For the last few weeks, I have been testing an experiential exercise to quickly train large groups to use rapid cycle, small tests of change (i.e., PDSA cycles). The exercise involves teams learning through testing how to assemble a toy Mr. Potato Head. I modified the exercise after working with with Dr. Eric Dickson on the faculty for the Instituite for Healthcare Improvement (IHI) Impacting Cost & Quality collaborative. Dr. Dickson is the Senior Associate Dean and President, University of Massachusetts Memorial Medical Group in Worcester, Massachusetts. He uses Mr. Potato Head to teach emergency physicians and medical students about lean principles. You can read a description of a session he did for the American College of Emergency Physicians here.
The modified exercise I am testing includes teams developing theories, making predictions, carrying out tests, and measuring results on run charts. In addition, participants learn how to share knowledge across teams and harness the power of the collaborative learning process. I’ve now tested the exercise half a dozen times in public safety, health care, and education audiences and each session has improved upon the last. And, I have received lots of positive feedback from participants. IHI even bought seven Mr. Potato Heads for the home office for use in the Patient Safety Officer Course and to teach internal staff about PDSA testing.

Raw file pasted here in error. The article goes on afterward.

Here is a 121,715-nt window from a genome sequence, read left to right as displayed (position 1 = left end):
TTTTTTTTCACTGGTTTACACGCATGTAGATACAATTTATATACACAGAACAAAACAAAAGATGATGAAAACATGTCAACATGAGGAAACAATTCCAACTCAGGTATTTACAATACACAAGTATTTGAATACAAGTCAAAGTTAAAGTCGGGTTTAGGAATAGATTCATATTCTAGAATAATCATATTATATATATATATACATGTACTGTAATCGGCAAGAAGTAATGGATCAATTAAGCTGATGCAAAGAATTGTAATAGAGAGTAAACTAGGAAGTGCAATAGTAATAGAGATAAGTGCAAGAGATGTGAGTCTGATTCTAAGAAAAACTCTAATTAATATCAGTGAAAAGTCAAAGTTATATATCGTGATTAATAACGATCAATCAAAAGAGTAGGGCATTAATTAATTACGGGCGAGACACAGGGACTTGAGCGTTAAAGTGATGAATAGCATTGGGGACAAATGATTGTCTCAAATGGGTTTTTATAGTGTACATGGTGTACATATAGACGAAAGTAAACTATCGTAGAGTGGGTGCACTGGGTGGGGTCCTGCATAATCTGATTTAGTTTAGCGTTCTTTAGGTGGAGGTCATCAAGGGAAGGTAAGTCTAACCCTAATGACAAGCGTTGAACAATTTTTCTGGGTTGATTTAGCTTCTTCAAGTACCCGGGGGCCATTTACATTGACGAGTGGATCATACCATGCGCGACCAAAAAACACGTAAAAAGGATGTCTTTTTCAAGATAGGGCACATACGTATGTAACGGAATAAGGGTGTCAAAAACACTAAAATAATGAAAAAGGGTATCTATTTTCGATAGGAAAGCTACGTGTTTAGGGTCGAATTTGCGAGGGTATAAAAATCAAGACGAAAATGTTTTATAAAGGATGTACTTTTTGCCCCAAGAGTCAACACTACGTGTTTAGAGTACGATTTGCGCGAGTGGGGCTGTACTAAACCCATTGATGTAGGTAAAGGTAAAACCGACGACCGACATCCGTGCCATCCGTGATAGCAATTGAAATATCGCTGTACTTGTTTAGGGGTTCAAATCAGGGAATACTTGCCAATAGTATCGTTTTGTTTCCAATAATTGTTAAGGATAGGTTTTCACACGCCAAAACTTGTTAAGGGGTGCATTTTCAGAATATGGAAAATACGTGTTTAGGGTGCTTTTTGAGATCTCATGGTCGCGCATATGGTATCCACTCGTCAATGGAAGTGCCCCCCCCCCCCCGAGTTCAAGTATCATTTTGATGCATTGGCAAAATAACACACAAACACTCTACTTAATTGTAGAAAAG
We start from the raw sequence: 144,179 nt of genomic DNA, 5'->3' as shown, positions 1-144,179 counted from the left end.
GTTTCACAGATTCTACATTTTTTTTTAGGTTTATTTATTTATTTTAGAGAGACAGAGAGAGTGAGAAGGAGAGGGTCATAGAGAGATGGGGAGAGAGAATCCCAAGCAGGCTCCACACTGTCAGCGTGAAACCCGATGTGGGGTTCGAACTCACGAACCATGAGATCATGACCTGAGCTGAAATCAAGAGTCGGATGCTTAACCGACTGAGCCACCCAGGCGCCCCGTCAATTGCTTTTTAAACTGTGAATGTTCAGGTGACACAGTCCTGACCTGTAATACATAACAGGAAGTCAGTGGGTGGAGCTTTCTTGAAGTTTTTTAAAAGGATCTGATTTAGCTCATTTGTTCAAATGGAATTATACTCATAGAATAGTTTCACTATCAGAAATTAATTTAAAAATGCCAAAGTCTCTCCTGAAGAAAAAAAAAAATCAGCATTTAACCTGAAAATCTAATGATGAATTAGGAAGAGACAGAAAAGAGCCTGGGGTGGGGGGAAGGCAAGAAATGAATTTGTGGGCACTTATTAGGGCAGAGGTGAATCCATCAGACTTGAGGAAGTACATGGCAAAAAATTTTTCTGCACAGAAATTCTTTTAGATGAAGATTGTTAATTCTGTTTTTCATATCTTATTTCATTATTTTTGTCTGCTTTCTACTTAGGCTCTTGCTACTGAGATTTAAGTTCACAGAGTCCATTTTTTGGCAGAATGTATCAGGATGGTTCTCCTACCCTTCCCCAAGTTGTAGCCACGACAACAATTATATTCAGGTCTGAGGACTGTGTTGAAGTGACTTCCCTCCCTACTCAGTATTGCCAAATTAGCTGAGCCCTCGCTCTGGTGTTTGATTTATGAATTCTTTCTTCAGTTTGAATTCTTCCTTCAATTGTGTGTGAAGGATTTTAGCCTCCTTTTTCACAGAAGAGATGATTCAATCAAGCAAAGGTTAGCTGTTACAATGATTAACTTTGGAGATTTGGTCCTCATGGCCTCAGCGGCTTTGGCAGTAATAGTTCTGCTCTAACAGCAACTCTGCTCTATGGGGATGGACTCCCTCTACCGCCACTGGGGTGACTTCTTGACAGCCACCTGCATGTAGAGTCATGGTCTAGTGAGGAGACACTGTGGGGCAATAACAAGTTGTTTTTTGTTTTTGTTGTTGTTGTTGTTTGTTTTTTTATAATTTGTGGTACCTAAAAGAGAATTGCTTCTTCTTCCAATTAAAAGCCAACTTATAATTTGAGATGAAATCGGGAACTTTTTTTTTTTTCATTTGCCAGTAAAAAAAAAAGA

While the use of a toy produces an element of fun, this exercise, more than many I have used, really enables participants to discover the power of making predictions, using small PDSAs to test theories, and tracking data in real time using time series charts. It’s amazing how sometimes small experiential learning exercises can really connect people with the concepts and facilitate applying them to their improvement work.